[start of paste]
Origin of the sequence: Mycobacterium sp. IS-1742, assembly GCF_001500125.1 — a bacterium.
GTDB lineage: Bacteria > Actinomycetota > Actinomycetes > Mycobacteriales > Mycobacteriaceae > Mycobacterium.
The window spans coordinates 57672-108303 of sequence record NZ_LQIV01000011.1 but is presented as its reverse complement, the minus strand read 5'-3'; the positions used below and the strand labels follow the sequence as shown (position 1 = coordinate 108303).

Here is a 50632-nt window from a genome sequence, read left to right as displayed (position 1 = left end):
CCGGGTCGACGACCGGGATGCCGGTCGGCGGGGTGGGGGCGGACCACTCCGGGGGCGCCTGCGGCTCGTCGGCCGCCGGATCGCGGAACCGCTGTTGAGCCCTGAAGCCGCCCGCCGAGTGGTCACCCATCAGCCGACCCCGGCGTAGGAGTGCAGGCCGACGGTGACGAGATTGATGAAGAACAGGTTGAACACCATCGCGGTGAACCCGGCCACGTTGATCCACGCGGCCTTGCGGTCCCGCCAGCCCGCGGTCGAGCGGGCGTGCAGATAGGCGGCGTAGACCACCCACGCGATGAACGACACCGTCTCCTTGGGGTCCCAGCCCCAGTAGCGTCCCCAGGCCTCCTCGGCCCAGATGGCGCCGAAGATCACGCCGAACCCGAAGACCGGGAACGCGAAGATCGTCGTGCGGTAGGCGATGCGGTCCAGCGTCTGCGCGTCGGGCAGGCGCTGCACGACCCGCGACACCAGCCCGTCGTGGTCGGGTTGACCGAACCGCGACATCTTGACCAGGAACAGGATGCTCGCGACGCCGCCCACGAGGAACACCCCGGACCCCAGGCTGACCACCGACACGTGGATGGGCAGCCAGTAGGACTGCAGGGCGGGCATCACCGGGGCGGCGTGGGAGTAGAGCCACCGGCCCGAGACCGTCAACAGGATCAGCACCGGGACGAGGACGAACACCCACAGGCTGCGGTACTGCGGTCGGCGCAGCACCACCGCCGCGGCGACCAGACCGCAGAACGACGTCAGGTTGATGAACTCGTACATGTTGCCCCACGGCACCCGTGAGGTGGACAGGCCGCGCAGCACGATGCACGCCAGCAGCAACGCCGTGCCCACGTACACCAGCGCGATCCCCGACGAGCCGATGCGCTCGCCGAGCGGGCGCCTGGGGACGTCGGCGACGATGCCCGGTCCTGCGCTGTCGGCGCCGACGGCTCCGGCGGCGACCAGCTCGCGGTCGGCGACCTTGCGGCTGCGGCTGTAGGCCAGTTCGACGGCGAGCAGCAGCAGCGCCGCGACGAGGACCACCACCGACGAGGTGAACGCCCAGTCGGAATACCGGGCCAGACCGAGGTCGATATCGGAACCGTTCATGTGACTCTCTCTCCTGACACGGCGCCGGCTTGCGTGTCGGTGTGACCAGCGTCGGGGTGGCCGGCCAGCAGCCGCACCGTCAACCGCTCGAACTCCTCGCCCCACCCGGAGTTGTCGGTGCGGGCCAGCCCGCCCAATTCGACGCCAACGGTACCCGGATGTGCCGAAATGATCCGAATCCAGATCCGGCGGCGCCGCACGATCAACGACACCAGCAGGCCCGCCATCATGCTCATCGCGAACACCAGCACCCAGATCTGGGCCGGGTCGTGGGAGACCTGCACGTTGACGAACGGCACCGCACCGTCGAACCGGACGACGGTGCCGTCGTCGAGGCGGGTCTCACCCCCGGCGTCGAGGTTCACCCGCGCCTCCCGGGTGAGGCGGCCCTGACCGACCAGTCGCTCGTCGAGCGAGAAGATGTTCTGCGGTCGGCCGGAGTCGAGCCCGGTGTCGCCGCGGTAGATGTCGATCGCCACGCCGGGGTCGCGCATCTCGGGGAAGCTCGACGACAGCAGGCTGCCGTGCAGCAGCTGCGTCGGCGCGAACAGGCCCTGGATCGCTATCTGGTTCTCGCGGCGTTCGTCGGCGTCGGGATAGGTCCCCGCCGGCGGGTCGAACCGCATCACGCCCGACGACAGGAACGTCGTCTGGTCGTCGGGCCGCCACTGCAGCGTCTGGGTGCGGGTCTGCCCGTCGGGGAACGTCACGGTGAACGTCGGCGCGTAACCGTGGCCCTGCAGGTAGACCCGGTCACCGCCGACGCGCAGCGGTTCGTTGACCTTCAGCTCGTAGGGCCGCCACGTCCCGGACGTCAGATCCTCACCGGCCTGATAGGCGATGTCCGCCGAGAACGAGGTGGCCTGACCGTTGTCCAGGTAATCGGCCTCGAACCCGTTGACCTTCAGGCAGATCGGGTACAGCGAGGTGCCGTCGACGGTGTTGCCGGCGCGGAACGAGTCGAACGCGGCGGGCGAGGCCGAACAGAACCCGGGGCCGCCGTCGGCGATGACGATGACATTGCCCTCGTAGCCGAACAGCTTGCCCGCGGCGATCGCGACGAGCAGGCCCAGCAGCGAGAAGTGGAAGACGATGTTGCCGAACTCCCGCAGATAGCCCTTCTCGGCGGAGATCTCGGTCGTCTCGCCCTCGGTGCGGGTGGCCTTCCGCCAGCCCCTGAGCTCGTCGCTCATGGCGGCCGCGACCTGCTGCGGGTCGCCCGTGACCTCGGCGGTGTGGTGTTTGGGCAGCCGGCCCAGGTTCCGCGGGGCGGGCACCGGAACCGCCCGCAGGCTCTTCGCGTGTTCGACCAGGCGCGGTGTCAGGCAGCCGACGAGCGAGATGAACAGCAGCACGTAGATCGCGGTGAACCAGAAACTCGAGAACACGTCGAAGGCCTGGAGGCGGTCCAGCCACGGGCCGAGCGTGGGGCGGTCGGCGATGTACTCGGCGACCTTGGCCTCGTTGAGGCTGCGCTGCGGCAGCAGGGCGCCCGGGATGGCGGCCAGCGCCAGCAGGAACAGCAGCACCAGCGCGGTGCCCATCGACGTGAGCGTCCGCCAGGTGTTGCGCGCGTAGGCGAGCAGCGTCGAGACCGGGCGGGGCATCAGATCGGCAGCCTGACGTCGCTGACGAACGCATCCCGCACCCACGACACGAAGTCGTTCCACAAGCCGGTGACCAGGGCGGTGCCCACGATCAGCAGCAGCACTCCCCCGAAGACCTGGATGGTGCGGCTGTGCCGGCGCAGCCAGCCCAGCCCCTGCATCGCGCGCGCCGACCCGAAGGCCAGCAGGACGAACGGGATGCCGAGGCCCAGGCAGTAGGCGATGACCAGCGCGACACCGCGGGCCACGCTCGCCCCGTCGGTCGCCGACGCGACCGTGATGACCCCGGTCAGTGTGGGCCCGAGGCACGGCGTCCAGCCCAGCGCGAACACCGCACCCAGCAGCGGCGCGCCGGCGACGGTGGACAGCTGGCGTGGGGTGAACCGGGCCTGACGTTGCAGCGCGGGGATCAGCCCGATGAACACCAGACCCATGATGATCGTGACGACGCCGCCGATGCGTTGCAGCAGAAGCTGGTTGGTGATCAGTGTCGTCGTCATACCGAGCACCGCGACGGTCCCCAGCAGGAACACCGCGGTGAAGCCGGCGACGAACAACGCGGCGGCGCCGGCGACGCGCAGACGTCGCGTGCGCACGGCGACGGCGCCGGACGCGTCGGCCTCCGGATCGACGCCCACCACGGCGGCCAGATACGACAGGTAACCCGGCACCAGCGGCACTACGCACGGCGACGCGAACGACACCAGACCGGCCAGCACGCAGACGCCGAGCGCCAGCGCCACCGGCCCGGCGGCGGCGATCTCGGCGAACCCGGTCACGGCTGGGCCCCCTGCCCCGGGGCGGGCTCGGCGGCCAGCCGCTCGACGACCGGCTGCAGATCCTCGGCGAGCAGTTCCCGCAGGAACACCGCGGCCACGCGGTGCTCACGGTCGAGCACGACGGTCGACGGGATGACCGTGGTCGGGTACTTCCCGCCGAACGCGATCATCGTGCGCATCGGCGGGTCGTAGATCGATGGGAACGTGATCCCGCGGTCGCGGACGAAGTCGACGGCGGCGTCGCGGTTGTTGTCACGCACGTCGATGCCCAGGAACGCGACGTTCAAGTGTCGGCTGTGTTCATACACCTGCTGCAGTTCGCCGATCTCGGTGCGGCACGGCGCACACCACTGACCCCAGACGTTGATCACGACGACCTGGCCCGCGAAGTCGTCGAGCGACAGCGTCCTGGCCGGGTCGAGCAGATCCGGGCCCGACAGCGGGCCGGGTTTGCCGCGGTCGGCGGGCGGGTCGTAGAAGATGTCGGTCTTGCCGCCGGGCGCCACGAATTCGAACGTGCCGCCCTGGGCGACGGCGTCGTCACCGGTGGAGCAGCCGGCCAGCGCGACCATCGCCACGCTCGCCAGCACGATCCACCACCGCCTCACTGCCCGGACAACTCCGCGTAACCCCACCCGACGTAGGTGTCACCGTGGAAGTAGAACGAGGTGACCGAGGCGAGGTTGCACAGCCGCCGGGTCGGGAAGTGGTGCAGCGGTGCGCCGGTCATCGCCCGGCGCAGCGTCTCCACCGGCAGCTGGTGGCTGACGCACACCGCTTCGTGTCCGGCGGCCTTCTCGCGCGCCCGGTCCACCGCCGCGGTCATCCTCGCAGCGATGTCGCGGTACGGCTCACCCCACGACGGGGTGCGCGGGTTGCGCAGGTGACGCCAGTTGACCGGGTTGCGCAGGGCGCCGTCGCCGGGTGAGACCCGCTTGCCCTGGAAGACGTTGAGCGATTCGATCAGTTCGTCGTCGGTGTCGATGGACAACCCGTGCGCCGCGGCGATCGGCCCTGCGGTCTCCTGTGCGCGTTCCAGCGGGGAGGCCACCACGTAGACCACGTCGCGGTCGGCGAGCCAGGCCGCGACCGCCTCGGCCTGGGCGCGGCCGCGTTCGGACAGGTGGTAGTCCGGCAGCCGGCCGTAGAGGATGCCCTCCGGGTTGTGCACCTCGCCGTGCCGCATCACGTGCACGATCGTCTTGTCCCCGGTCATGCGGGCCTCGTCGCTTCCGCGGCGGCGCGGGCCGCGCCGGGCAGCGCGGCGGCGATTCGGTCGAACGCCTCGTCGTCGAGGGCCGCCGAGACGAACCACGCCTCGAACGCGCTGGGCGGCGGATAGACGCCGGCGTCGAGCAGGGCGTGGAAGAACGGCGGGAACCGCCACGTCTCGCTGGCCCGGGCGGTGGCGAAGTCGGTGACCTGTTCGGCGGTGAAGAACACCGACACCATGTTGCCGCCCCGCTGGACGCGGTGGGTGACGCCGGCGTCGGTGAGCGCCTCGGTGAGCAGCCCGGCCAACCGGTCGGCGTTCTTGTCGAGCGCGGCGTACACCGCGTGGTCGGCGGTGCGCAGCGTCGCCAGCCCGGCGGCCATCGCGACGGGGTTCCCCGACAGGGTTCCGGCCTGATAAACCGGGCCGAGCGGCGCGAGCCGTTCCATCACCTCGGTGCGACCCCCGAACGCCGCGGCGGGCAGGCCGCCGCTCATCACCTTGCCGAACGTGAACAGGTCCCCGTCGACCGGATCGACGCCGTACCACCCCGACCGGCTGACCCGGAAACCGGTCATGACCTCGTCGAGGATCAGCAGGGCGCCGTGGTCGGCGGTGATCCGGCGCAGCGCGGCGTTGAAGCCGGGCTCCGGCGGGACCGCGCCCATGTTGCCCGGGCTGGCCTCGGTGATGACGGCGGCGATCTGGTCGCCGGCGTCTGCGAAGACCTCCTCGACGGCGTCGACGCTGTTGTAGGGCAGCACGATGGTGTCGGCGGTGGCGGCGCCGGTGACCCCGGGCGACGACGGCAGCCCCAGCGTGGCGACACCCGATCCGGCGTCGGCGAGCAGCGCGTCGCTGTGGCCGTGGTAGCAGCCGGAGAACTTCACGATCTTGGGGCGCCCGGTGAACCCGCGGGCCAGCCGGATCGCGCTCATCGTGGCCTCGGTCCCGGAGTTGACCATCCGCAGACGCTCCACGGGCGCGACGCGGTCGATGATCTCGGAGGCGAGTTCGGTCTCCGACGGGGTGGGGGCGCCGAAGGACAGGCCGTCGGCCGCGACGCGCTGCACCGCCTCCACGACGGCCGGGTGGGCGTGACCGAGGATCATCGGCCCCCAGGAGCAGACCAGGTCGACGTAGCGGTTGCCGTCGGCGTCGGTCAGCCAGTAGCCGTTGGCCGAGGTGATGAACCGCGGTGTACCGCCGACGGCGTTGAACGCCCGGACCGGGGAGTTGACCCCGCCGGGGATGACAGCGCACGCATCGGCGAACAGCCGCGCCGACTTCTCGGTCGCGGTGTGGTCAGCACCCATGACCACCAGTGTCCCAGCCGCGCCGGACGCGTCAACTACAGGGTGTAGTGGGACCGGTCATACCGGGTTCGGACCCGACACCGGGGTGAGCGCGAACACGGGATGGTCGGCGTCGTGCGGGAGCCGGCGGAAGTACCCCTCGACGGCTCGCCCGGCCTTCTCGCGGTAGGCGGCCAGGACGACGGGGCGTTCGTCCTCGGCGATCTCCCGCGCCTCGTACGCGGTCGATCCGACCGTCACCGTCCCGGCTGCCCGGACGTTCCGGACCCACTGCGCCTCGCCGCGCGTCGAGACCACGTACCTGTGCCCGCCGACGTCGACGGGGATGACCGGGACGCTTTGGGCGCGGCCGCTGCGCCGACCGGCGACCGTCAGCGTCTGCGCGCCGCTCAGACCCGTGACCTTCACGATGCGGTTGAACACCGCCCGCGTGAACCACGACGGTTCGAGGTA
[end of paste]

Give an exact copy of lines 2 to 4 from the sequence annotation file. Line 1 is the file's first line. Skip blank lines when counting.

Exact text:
GTDB lineage: Bacteria > Actinomycetota > Actinomycetes > Mycobacteriales > Mycobacteriaceae > Mycobacterium.
The window spans coordinates 57672-108303 of sequence record NZ_LQIV01000011.1 but is presented as its reverse complement, the minus strand read 5'-3'; the positions used below and the strand labels follow the sequence as shown (position 1 = coordinate 108303).

Here is a 50632-nt window from a genome sequence, read left to right as displayed (position 1 = left end):